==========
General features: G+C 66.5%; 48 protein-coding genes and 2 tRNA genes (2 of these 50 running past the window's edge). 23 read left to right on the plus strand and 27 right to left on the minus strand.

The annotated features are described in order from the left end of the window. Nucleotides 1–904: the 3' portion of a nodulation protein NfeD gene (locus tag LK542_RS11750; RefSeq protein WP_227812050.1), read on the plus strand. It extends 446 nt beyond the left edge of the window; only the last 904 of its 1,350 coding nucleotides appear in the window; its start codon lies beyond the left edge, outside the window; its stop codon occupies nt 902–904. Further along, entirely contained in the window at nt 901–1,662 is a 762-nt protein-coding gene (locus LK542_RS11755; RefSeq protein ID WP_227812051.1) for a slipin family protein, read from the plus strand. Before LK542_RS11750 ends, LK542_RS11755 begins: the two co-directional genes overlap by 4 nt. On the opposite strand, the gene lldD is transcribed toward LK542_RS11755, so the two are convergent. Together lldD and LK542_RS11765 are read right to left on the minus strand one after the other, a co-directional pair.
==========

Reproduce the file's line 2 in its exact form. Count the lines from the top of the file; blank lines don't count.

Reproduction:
The annotated features are described in order from the left end of the window. Nucleotides 1–904: the 3' portion of a nodulation protein NfeD gene (locus tag LK542_RS11750; RefSeq protein WP_227812050.1), read on the plus strand. It extends 446 nt beyond the left edge of the window; only the last 904 of its 1,350 coding nucleotides appear in the window; its start codon lies beyond the left edge, outside the window; its stop codon occupies nt 902–904. Further along, entirely contained in the window at nt 901–1,662 is a 762-nt protein-coding gene (locus LK542_RS11755; RefSeq protein ID WP_227812051.1) for a slipin family protein, read from the plus strand. Before LK542_RS11750 ends, LK542_RS11755 begins: the two co-directional genes overlap by 4 nt. On the opposite strand, the gene lldD is transcribed toward LK542_RS11755, so the two are convergent. Together lldD and LK542_RS11765 are read right to left on the minus strand one after the other, a co-directional pair.